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Favorite writing style?

HarpyFeather

Writting Commissions Are Open <3
I recently re-read my favorite book, ever, well series more like. It's called Eragon, and is this truly amazing story about this young boy who helps a kingdom recover from a war fought before his time, with a fun bit of magic and dragons thrown in.
Though something I noticed that really gave me just a huge boost in my own writing confidence, is the fact that my writing style is very similar to this published book.
Christopher Paloni has this really amazing way of making a sentence simple, yet conveying exactly what it means, I never found myself even as a little kid struggling to understand what he meant, but I could always really imagine these epic fight scenes, his lore made perfect sense. So I was wondering if anyone else noticed a writing style that they really liked?
 

Baron Tredegar

Master of Forgotten Lore
I also really enjoy the Eragon series. I think we can all agree the movie is horrible. I really like in universe writing, I feel like it really draws you into the world.
 

reptile logic

An imposter among aliens.
I've read that series as well; all but the last one. I found them quite enjoyable. I just keep forgetting that I have the last book of the series close at hand.

Regarding the movie, I was not wild about it, either.

Regarding styles, I really have no idea what other author(s) that my style resembles. I suppose maybe I should look into it.
 

Miles Marsalis

The Last DJ.
I haven't read anything by Christopher Paolini yet, though I've been meaning to read his new book To Sleep in a Sea of Stars since it seems up my alley.

As for writing style, I've always preferred to write in the present tense in the first person. The authors who solidified that habit for me with K.A. Applegate and Richard K. Morgan, who both wrote series that that kind of resonated with me on the prose level in middle school and high school.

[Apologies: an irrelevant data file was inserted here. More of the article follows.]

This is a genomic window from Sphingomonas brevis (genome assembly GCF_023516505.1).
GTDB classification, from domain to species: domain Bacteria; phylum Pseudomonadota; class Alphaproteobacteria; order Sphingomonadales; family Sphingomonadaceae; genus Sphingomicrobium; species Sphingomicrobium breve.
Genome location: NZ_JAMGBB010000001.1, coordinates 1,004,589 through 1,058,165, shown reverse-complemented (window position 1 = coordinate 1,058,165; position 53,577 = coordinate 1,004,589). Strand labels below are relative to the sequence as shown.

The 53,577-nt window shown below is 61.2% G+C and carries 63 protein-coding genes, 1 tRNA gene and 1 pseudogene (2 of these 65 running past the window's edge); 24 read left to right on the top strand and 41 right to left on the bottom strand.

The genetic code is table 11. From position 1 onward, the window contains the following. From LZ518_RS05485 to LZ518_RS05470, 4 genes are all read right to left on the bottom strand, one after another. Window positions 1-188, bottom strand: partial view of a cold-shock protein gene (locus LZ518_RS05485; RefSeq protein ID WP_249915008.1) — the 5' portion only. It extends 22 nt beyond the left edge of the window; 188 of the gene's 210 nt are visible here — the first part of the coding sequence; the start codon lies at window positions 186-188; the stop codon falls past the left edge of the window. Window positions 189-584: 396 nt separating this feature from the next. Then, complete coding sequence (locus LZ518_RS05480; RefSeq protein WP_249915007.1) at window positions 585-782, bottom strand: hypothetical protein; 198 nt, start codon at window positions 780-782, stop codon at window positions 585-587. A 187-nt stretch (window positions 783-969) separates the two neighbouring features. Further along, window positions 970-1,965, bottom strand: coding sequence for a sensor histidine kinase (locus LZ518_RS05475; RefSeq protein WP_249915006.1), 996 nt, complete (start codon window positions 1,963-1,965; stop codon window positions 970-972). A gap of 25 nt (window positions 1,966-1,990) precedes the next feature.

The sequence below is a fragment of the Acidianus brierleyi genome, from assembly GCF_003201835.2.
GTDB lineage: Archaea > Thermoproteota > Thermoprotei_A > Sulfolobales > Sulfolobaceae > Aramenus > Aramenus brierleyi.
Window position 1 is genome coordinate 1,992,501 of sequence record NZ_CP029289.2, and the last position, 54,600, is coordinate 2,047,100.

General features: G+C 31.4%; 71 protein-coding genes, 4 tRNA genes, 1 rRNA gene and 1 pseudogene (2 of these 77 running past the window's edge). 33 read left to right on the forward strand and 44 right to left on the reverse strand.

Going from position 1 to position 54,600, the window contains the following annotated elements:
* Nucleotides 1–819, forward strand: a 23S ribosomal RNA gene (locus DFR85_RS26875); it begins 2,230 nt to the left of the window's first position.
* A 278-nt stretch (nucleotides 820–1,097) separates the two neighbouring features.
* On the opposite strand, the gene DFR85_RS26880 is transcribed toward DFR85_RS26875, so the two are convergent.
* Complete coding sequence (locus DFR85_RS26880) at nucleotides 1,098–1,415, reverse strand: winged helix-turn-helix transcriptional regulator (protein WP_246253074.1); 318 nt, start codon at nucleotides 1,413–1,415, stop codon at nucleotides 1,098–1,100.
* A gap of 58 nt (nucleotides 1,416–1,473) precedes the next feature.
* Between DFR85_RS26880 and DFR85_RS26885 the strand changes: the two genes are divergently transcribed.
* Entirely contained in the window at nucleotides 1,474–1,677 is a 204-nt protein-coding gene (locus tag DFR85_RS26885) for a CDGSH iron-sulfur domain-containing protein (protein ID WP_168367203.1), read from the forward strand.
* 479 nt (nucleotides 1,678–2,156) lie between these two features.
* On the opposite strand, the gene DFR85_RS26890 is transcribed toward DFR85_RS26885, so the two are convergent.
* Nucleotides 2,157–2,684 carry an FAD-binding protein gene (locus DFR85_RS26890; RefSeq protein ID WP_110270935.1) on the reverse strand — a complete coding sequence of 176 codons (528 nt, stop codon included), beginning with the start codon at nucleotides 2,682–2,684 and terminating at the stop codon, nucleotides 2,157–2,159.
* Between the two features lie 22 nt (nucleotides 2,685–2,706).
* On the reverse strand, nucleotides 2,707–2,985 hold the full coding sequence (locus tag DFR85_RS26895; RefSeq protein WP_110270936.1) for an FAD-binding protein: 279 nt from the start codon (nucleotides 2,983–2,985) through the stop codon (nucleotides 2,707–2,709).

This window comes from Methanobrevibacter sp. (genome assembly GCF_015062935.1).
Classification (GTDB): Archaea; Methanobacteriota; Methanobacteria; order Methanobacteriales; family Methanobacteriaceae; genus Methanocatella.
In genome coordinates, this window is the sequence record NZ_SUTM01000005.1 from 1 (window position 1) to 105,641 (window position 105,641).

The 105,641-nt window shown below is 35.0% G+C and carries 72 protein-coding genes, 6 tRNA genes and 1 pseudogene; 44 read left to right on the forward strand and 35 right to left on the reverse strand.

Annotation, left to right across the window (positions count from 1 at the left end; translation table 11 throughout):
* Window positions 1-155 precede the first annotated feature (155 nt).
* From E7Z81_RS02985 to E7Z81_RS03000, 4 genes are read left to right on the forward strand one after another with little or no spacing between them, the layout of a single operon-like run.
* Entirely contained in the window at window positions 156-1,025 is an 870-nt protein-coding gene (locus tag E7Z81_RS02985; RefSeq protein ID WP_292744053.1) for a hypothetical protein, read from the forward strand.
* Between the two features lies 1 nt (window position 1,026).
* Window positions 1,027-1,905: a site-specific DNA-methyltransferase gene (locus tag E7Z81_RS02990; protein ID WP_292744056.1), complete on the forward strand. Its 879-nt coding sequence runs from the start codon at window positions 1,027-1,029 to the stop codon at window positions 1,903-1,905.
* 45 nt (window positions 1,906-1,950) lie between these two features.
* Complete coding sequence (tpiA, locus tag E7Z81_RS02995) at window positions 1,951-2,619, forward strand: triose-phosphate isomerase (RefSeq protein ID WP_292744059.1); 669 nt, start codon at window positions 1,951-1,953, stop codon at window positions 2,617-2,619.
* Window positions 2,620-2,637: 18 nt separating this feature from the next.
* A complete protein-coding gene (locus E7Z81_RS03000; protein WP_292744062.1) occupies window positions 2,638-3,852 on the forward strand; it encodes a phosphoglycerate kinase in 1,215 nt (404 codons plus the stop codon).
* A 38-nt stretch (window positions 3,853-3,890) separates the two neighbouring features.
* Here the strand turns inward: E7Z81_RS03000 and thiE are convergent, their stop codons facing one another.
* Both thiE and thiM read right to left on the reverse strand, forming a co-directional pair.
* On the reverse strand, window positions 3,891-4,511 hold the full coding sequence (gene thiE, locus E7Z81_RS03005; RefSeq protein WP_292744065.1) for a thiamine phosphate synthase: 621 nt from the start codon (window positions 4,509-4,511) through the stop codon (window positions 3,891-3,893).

Gotta give the Harry Potter series credit for the great way it's written
 

HarpyFeather

Writting Commissions Are Open <3
Gotta give the Harry Potter series credit for the great way it's written
It was written well, but it is a shame the way the author is, even if it wasn't a taking a stand kind of thing against that sort of stuff. It would have seriously tainted the series for me in a big way even if I wasn't avoiding the f out of it.
 
It was written well, but it is a shame the way the author is, even if it wasn't a taking a stand kind of thing against that sort of stuff. It would have seriously tainted the series for me in a big way even if I wasn't avoiding the f out of it.
What's this bout the author? I read somethin some while ago bout her gettin real weird but I never paid much attention
 

Baron Tredegar

Master of Forgotten Lore
What's this bout the author? I read somethin some while ago bout her gettin real weird but I never paid much attention
She made Dumbledore gay, which further angered the conservatives, then immediately after that made alot of transphobic comments.
 

Baron Tredegar

Master of Forgotten Lore

HarpyFeather

Writting Commissions Are Open <3
What's this bout the author? I read somethin some while ago bout her gettin real weird but I never paid much attention